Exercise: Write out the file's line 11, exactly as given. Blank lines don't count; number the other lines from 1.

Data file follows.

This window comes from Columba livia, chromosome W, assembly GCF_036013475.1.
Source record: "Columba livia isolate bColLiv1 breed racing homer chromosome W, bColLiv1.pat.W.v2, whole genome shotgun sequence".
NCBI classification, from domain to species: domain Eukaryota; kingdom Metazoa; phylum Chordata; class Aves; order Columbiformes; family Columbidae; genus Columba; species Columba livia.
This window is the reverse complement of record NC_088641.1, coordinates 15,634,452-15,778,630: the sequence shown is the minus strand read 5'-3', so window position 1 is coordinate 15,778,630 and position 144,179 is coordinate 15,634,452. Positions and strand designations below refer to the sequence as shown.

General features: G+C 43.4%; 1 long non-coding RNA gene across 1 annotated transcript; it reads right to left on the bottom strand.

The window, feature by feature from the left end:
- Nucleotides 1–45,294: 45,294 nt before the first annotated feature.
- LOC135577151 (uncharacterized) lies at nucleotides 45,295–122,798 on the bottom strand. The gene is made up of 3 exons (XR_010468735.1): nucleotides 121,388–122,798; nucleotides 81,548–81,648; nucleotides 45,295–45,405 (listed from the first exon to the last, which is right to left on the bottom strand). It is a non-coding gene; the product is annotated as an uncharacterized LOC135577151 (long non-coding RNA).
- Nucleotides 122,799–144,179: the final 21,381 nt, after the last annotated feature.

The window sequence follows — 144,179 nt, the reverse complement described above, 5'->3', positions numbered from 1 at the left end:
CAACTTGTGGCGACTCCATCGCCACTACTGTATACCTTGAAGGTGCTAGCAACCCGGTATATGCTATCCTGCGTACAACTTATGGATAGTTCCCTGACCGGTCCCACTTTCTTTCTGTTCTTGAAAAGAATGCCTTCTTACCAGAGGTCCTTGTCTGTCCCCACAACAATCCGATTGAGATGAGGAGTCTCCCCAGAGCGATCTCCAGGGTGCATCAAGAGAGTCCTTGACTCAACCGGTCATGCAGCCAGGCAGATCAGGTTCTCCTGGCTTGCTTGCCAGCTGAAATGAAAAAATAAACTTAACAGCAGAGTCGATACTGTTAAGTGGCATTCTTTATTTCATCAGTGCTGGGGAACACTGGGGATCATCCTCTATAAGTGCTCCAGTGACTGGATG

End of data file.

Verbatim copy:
CAACTTGTGGCGACTCCATCGCCACTACTGTATACCTTGAAGGTGCTAGCAACCCGGTATATGCTATCCTGCGTACAACTTATGGATAGTTCCCTGACCGGTCCCACTTTCTTTCTGTTCTTGAAAAGAATGCCTTCTTACCAGAGGTCCTTGTCTGTCCCCACAACAATCCGATTGAGATGAGGAGTCTCCCCAGAGCGATCTCCAGGGTGCATCAAGAGAGTCCTTGACTCAACCGGTCATGCAGCCAGGCAGATCAGGTTCTCCTGGCTTGCTTGCCAGCTGAAATGAAAAAATAAACTTAACAGCAGAGTCGATACTGTTAAGTGGCATTCTTTATTTCATCAGTGCTGGGGAACACTGGGGATCATCCTCTATAAGTGCTCCAGTGACTGGATG